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Frank Reade, Jr. and his new torpedo boat; or, At war with the Brazilian rebels


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Frank Reade, Jr. and his new torpedo boat; or, At war with the Brazilian rebels
Series Title:
Frank Reade library.
Physical Description:
1 online resource (15 p.) 29 cm. : ;
Senarens, Luis, 1863-1939
Place of Publication:
New York Frank Tousey, 1893
Publication Date:


Subjects / Keywords:
Inventors -- Fiction   ( lcsh )
Science fiction   ( lcsh )
Dime novels   ( lcsh )
Fiction -- Brazil   ( lcsh )
serial   ( sobekcm )


General Note:
Also published in 1903 as no. 11, "Frank Reade, Jr. and his torpedo boat, or, At war with the Brazilian rebels."

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Source Institution:
University of South Florida Library
Holding Location:
University of South Florida
Rights Management:
All applicable rights reserved by the source institution and holding location.
Resource Identifier:
usfldc doi - R17-00008
usfldc handle - r17.8
aleph - 024850044
oclc - 63761531
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and Best Stories are Published in Entered as Second Class .;liatter at the Neto York, N. Y:, Post Office, October 5, 1892. {COMPLETE.} FRANK TOUSEY. PUBLISHER, 3! & 36 NORTH MOORE SrREET, NEW YORK, 1 1 New York, 0ctober21, 1893. ISSUED WEEKLY. Entered according to the Act of Congress, in. the year 1893, by FRANK TOUSEY, in the office of the Librarian of Congress, at Washington, D. C. Frank Jr., AND HIS NEW TORPEDO BOAT; Or, A.1.1 WAR WITH THE BRAZILIAN REBELS. B7 "NONAME."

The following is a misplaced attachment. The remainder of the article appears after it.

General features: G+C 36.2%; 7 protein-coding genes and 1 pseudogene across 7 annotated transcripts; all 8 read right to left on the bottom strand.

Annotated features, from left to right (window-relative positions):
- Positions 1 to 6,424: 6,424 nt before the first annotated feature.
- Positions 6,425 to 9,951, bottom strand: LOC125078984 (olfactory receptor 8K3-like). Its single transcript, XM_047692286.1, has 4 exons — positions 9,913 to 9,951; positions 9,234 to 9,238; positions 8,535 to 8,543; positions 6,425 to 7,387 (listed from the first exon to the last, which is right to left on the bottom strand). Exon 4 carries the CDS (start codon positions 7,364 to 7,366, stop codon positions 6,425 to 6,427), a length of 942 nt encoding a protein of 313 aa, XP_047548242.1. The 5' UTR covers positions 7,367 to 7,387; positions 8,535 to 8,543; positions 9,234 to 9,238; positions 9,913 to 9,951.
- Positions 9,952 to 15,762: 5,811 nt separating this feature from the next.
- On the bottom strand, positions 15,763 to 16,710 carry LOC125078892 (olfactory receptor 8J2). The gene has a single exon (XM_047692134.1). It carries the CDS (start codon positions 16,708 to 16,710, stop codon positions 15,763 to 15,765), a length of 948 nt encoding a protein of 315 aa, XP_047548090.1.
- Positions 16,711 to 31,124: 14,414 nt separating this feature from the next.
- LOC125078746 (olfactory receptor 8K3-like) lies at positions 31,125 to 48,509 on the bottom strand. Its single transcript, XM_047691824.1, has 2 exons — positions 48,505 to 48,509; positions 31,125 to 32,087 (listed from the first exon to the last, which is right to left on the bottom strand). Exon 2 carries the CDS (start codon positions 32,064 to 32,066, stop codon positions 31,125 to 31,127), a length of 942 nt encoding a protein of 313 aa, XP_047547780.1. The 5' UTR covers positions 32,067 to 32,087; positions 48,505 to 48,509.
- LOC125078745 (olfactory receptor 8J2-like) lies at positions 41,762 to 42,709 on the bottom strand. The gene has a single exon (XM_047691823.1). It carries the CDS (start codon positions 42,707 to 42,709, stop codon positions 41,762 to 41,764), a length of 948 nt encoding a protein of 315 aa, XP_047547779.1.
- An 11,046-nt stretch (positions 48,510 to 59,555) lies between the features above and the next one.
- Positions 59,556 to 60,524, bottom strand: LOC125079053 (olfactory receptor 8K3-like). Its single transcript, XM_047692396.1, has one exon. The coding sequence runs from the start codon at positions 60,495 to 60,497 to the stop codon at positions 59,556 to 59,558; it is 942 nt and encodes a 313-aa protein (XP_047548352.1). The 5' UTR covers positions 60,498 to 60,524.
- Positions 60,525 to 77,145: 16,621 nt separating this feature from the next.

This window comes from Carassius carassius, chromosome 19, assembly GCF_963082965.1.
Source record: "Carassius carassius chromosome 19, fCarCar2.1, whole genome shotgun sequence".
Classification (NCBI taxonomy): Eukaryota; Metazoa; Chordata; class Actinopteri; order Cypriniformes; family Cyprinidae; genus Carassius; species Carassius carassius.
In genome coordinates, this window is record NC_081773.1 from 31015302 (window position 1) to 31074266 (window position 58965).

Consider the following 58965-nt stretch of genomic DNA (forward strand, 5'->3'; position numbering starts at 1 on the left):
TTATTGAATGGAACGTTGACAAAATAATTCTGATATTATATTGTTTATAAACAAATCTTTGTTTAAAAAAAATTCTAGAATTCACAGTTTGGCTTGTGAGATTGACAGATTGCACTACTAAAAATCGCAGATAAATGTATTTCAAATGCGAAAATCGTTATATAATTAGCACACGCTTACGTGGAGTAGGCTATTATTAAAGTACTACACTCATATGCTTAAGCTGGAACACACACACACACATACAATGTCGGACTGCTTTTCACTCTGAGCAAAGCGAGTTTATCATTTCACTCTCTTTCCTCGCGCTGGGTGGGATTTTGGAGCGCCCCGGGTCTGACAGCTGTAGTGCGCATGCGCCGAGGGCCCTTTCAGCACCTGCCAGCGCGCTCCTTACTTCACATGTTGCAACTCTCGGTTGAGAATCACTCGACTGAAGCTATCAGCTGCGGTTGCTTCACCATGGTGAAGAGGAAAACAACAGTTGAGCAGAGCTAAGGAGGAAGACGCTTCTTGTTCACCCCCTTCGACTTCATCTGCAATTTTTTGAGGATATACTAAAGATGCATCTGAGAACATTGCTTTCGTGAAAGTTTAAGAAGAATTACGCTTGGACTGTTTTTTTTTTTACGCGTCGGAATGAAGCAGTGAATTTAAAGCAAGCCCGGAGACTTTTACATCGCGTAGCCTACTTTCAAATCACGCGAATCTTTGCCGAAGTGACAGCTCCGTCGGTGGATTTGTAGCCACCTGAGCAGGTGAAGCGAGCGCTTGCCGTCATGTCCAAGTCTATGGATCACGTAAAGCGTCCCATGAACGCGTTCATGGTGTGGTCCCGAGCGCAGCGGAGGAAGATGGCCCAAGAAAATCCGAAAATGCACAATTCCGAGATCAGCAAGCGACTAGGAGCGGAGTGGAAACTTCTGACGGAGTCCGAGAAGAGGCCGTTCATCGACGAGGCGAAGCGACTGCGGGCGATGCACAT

2 FRANK READE, JR., .AND HIS NEW TORPEDO BOAT. The subscription Price of the FRA.NK REA.DE LIBRARY by the is $2.50: $1.25 per six months, post paid. Address FRANK TOUSEY, PuBLISHER, 34 and 36 North Moore Street. Box 2730. Frank Reade, Jr., and His Naw Torpedo Boat: en, .AT "\V AR "\VITH THE BRAZILIAN REBELS. By "NONAME,". Author of "Frank Read, Jr., With His Air Ship in Asia," "Frank Reade, Jr., in the Far West,'' etc., etc. CHAPTER I. SHED BY A. BOMBSHELL. was a very, h a 11dsorue little city located at the junction of two rivers that emptied into the ocean. It was chietly celeurated as the residence of a noteu inventor of sub marine boats, fiying machines, and overland engmes named Frank Reade Jr. after whos e father the bad been named. In a magnificent dwelling! u ear 'Yhicb. the great workshops foundries and machme bu1idmgs 10 which hts world-fa mous contrivances were produced. About eleven o'clock on a held up a metal IJanct-grenadA, the size or a base ball, so all could see it, and then he continued: While carrying several of them from my laboratory in the ammunitiOn room 10 the shop, out to Lhe Destroyer, as my new bout is named, Pomp let one of the grenades fn.l!, and it rolled to the e11d or thP. down a steep terrace. There it struck a stone and burst." Do you mean to say that little thing tr.ade all the noise and glare of light we just !Jeard anu saw!" domauded one of the bystanders incredulously. "Why, certainly," Frank rei)lied. How could iU" Because it is charged with a compound I have racently mvented, which bas a greater expansive force than dynamite," replied Frank, explanatorily. "1 been experimenttn;; with this material, and have loaded a number of torpedoes with it to be used in my new elec-tric air-gun aboard the boat." "I don't behave that a little Uung like that did it," said the man in skeptical tones. It pos sible." "Do you want to prove what I aayT" Frank in nettled tones. "Yes1 Yes. Ylls!" resounded on all sirtes. "Then stand back, all of you, lor here's my opportunity now of not only showing you the power or this shell, but also of saving some or you from being gored to death!" He pointed up the street at a wild steer. The beast had broken loose fr